A 3.5 GPA doubles your chances of getting scholarships! The U.S. government has been tracking high school student performance in a nationwide study that began in 2009. As of 2013, their findings showed that students who have an unweighted GPA of at least 3.5 (on a 4.0 scale) are twice as likely to win private scholarships as students with a lower GPA, according to Mark Kantrowitz, a student aid expert and publisher of the scholarship search engine Cappex.com.
If you are struggling with your GPA, come talk to us. We can help you improve your GPA. Get to the magic mark of 3.5!
30+ ACT is the second magic number.
Your ACT score might be an even better indicator of whether or not you’ll qualify for merit-based financial aid, says Joseph Orsolini, a college aid planning expert based in Glen Ellyn, Illinois.
“At many colleges, an ACT score of 30+ is sort of a magic door to maximizing scholarship money,” he tells Teen Vogue.
At the University of Alabama, for example, in-state students are eligible scholarships, valued at $3,500 to $10,470 per year. You’ll need at least a 27 ACT score or 1280-1300 (new SAT) score to have a shot at the lowest award available. But students who have a 30 ACT score are immediately eligible for the most coveted of all academic awards — a full-ride scholarship worth a total of $41,800 over four years.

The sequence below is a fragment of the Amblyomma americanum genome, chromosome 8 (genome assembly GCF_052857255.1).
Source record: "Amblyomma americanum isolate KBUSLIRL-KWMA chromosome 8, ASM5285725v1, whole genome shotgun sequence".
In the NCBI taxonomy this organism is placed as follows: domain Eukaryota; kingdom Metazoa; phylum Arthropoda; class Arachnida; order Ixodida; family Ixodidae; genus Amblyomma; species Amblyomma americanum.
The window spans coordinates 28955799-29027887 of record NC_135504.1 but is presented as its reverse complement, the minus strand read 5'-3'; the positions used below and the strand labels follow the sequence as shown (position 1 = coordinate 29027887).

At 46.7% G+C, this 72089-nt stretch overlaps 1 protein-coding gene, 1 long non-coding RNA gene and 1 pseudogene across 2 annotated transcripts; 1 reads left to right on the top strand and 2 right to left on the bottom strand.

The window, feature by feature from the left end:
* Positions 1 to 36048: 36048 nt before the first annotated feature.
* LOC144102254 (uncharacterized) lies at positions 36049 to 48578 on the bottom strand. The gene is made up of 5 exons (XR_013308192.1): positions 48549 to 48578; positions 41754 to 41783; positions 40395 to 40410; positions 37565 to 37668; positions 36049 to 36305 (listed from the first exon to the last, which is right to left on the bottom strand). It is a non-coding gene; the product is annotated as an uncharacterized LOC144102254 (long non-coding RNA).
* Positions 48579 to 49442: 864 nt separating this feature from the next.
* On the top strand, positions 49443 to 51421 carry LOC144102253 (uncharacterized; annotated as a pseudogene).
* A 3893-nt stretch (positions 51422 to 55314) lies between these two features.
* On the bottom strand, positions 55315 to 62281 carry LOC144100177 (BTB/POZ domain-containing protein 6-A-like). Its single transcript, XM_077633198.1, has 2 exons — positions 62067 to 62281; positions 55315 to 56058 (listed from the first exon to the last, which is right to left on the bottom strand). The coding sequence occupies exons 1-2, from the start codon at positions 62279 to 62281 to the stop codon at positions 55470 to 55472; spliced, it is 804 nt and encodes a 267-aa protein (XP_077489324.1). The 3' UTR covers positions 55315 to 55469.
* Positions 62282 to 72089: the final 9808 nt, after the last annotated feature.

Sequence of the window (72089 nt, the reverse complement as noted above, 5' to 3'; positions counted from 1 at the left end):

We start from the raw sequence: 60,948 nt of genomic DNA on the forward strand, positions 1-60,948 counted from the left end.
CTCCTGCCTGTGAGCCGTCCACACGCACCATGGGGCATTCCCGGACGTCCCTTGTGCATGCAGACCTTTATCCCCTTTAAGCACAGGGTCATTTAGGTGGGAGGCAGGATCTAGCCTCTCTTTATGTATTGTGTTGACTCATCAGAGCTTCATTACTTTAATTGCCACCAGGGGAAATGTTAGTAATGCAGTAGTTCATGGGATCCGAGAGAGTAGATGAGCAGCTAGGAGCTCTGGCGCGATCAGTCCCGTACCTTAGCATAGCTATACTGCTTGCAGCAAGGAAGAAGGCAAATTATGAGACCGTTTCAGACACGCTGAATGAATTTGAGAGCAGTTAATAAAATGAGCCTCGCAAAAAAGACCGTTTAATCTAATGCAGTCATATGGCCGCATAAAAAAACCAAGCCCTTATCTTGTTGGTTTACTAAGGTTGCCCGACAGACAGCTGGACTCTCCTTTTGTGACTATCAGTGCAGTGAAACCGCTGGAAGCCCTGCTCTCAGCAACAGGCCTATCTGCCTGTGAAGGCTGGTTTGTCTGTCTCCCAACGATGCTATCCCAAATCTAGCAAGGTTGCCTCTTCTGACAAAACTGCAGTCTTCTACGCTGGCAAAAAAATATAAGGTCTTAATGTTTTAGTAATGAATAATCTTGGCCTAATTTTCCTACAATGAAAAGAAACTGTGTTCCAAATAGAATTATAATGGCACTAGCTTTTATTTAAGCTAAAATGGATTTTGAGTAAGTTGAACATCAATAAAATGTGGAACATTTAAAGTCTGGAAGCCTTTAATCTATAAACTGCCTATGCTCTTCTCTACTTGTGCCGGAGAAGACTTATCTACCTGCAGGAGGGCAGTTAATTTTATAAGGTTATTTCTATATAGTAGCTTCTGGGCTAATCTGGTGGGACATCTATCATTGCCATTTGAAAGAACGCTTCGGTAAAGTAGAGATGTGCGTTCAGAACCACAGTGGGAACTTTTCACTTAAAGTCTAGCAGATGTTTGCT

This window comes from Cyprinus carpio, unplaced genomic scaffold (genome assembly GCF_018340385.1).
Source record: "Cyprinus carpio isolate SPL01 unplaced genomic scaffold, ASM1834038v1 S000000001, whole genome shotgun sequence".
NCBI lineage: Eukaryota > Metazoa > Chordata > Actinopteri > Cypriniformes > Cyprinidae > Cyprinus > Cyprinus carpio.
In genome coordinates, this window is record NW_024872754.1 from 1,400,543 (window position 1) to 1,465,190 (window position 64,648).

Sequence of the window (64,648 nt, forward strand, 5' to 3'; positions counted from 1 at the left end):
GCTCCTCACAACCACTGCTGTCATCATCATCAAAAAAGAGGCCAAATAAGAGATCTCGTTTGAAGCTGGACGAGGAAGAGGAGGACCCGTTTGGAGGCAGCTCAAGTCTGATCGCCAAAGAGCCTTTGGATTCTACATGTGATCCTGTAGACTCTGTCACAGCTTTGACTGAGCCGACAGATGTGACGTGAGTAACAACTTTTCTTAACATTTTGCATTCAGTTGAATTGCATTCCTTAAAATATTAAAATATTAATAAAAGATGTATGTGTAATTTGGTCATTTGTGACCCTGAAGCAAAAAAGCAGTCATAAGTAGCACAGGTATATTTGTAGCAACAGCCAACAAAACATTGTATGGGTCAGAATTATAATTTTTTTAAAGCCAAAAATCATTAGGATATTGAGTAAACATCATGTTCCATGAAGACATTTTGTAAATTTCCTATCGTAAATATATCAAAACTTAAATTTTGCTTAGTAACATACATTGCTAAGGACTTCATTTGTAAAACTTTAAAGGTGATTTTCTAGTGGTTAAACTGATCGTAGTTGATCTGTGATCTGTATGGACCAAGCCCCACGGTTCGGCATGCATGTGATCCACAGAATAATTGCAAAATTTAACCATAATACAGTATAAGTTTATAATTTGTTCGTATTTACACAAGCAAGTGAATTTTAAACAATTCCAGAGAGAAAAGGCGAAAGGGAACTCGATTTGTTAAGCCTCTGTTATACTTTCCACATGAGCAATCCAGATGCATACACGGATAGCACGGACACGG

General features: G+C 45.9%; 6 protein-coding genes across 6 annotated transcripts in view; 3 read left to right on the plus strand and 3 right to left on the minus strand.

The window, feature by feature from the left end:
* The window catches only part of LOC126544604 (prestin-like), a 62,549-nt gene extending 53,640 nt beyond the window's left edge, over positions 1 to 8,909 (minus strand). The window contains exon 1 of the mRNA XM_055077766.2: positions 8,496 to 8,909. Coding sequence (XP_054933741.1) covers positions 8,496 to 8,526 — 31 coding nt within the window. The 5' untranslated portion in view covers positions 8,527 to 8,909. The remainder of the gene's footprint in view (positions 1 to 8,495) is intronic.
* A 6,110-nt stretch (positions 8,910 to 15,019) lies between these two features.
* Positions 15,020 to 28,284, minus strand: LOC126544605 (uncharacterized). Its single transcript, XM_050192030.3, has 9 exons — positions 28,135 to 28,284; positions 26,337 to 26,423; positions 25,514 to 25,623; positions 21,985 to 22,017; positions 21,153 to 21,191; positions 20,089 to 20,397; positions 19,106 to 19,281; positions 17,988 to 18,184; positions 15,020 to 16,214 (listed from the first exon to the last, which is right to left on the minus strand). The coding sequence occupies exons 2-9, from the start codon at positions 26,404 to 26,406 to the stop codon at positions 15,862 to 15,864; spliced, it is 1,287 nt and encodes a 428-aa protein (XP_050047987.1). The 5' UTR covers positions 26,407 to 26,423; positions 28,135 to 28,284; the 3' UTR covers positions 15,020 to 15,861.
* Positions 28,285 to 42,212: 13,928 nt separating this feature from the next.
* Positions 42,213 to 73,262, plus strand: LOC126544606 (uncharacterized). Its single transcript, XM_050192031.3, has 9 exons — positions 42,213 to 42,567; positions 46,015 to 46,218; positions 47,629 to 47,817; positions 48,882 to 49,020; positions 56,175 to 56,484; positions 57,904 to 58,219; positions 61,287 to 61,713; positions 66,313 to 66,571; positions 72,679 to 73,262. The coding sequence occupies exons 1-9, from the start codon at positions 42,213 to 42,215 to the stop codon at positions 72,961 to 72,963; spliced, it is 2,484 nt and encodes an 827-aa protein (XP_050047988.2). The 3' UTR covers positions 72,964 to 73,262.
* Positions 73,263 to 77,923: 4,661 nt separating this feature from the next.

Some colleges have online calculators to estimate how much merit scholarship you can get based on your SAT, ACT and GPA. Examples: Pace University in New York, Bradley University in Illinois, Arizona State University in Arizona.
Improve your ACT and SAT scores. Make an appointment with us and we will guide you through our Assessment Prescription Method (APM) and our ultimate learning tool, the Smart Scoring System. The Smart Scoring System can identify your academic strengths and weaknesses and help you understand your learning style. It is the ultimate guide for discovering the most effective methods and strategies that make you learn faster and succeed in less time.
A new year usually means making New Year's resolutions, but you didn't do so well on your ACT or SAT score last year. You are disappointed and perhaps frustrated, if you put your best effort out there. Unless you earned a perfect or near perfect score on the ACT or SAT last time, you will benefit from a fresh approach to test prep this year.
You may be tempted to jump right in and hit the books. Stop! A more helpful way is to take a short break from studying to relax and rethink your strategy.